There is currently no effective medical treatment for temporomandibular joint osteoarthritis (TMJ-OA) due to a limited understanding of its pathogenesis. This study was undertaken to investigate the key role of transforming growth factor-β (TGF-β) signalling in the cartilage and subchondral bone of the TMJ using a temporomandibular joint disorder (TMD) rat model, an ageing mouse model and a Camurati–Engelmann disease (CED) mouse model. In the three animal models, the subchondral bone phenotypes in the mandibular condyles were evaluated by µCT, and changes in TMJ condyles were examined by TRAP staining and immunohistochemical analysis of Osterix and p-Smad2/3. Condyle degradation was confirmed by Safranin O staining, the Mankin and OARSI scoring systems and type X collagen (Col X), p-Smad2/3a and Osterix immunohistochemical analyses. We found apparent histological phenotypes of TMJ-OA in the TMD, ageing and CED animal models, with abnormal activation of TGF-β signalling in the condylar cartilage and subchondral bone. Moreover, inhibition of TGF-β receptor I attenuated TMJ-OA progression in the TMD models. Therefore, aberrant activation of TGF-β signalling could be a key player in TMJ-OA development.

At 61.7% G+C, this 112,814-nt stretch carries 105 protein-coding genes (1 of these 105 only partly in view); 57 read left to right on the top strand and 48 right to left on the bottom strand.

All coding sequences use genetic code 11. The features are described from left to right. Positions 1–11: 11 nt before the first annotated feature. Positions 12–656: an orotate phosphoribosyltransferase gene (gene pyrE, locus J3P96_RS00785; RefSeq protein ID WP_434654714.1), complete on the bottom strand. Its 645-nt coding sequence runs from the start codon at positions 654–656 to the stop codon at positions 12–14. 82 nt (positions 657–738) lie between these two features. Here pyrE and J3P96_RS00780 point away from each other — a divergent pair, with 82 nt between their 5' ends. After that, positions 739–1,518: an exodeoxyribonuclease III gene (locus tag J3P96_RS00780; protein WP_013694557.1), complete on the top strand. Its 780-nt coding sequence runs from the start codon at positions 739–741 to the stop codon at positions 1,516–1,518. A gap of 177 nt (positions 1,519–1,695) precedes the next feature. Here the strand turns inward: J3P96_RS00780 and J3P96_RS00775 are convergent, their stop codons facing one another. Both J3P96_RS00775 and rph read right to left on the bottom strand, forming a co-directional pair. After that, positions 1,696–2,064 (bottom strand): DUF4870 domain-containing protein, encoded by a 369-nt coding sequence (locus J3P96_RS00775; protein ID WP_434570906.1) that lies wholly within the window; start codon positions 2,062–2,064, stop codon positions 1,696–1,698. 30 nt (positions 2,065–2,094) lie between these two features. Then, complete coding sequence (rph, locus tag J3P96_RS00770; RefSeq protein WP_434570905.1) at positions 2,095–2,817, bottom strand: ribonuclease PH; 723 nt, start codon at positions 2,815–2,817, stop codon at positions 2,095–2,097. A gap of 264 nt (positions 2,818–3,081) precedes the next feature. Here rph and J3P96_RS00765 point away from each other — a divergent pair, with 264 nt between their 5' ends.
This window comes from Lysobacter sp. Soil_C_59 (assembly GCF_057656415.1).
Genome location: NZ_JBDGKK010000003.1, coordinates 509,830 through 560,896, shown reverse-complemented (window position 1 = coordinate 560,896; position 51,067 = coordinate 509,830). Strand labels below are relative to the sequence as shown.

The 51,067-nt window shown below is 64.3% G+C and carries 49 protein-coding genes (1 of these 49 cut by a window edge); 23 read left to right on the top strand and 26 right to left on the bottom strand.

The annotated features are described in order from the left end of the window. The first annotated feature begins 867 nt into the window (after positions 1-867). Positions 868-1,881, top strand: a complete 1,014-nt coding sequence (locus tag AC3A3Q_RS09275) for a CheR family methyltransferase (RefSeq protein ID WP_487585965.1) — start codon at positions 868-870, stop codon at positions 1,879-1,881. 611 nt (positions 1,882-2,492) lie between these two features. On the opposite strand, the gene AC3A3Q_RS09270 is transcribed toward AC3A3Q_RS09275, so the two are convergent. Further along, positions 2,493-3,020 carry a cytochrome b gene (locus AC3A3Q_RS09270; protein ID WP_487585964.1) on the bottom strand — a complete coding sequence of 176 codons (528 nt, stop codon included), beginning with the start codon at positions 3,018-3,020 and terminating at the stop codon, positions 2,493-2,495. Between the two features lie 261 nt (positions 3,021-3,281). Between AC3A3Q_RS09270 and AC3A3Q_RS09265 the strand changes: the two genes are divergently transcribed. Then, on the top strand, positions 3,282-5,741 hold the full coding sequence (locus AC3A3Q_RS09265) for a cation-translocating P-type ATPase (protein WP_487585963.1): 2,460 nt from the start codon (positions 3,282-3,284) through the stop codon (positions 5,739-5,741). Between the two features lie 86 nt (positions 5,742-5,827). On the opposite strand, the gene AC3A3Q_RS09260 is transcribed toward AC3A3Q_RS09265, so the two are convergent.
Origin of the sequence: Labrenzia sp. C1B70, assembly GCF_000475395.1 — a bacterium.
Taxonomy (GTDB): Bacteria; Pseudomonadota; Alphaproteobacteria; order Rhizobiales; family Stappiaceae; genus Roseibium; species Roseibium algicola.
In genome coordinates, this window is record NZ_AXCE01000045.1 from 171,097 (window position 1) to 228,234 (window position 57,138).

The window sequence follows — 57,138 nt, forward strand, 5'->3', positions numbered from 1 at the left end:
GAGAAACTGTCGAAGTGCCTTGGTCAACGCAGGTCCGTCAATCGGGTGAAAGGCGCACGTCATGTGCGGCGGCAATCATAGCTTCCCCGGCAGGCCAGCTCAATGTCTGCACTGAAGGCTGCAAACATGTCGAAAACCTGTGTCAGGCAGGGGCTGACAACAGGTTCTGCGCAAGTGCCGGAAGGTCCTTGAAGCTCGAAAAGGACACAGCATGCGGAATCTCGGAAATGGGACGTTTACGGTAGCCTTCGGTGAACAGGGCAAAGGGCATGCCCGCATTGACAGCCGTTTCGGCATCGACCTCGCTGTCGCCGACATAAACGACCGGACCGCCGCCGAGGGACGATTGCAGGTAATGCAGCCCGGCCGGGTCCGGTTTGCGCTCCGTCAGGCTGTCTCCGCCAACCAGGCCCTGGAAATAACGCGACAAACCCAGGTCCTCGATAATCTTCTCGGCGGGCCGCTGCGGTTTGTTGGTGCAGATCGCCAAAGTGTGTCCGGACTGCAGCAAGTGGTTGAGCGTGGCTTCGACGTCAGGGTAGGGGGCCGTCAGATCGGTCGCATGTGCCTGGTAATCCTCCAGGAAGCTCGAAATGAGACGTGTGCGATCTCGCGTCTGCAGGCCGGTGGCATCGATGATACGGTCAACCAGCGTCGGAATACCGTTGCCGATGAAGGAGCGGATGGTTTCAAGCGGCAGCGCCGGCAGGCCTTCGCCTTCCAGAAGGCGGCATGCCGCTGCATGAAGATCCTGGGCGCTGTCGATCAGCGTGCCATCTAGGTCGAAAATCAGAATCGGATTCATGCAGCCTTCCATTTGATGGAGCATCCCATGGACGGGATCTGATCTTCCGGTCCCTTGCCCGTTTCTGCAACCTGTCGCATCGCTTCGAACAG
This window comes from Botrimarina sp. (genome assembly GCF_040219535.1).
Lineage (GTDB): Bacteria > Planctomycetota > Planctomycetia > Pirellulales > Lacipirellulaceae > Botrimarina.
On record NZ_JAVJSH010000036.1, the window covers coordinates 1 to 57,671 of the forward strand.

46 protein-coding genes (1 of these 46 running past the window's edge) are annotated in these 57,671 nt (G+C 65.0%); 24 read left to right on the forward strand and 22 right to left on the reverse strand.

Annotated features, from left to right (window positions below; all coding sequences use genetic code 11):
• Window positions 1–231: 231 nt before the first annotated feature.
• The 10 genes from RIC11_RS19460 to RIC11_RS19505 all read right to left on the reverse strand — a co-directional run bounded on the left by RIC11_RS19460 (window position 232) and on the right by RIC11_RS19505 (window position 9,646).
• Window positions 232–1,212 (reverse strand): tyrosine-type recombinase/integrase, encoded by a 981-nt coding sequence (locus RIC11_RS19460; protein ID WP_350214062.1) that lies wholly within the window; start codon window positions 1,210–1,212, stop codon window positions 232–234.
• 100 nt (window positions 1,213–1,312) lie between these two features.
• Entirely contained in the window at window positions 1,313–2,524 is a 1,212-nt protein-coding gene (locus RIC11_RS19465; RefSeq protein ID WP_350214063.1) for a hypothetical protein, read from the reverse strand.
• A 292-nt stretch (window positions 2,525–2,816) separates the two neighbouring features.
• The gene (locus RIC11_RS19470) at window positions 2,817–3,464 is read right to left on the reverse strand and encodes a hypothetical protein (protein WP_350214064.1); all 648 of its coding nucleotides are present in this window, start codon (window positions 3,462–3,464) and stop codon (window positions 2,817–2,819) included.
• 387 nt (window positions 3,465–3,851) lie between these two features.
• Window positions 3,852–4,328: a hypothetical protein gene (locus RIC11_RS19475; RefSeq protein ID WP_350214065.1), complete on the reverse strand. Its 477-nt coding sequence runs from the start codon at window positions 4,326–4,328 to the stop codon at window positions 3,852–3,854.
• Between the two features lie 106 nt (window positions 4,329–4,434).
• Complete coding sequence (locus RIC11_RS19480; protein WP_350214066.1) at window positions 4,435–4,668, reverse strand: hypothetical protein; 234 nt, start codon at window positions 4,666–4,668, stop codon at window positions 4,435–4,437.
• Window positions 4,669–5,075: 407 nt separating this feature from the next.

ASJC Scopus subject areas
- Endocrinology, Diabetes and Metabolism